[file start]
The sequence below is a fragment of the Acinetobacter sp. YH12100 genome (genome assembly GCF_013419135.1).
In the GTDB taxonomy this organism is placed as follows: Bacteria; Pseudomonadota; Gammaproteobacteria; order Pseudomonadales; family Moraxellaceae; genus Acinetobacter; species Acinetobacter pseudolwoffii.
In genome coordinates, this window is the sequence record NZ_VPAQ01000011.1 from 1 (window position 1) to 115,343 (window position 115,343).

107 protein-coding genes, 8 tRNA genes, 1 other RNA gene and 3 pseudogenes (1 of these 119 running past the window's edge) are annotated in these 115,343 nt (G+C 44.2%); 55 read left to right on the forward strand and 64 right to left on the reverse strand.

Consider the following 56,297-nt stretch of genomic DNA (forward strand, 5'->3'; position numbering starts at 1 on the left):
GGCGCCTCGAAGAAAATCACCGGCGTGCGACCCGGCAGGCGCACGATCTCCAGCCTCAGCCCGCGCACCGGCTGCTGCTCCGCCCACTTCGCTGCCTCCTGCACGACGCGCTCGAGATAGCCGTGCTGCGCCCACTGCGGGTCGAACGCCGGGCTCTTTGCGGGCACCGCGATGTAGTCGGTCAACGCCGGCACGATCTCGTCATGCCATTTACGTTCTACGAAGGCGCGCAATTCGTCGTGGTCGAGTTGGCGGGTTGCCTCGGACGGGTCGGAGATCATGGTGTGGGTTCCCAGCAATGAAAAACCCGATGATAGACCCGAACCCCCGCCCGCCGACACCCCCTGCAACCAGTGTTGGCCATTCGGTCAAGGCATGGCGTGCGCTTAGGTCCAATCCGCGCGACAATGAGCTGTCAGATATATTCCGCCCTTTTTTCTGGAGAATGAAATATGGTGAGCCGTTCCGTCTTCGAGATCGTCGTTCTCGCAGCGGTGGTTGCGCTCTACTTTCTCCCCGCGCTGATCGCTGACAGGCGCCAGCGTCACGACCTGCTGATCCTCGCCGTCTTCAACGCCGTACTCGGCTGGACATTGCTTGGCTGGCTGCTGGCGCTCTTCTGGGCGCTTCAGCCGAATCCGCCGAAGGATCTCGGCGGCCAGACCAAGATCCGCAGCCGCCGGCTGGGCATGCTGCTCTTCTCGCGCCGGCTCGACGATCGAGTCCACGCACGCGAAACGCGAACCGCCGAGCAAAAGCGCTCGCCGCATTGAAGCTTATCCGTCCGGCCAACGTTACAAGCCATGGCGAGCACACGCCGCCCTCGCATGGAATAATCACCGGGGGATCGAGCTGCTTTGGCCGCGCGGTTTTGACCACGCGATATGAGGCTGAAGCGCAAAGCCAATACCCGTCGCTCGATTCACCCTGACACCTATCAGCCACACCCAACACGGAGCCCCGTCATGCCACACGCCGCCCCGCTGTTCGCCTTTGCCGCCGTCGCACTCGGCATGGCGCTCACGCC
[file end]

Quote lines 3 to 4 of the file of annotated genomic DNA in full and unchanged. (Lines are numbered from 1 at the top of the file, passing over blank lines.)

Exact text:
In genome coordinates, this window is the sequence record NZ_VPAQ01000011.1 from 1 (window position 1) to 115,343 (window position 115,343).

107 protein-coding genes, 8 tRNA genes, 1 other RNA gene and 3 pseudogenes (1 of these 119 running past the window's edge) are annotated in these 115,343 nt (G+C 44.2%); 55 read left to right on the forward strand and 64 right to left on the reverse strand.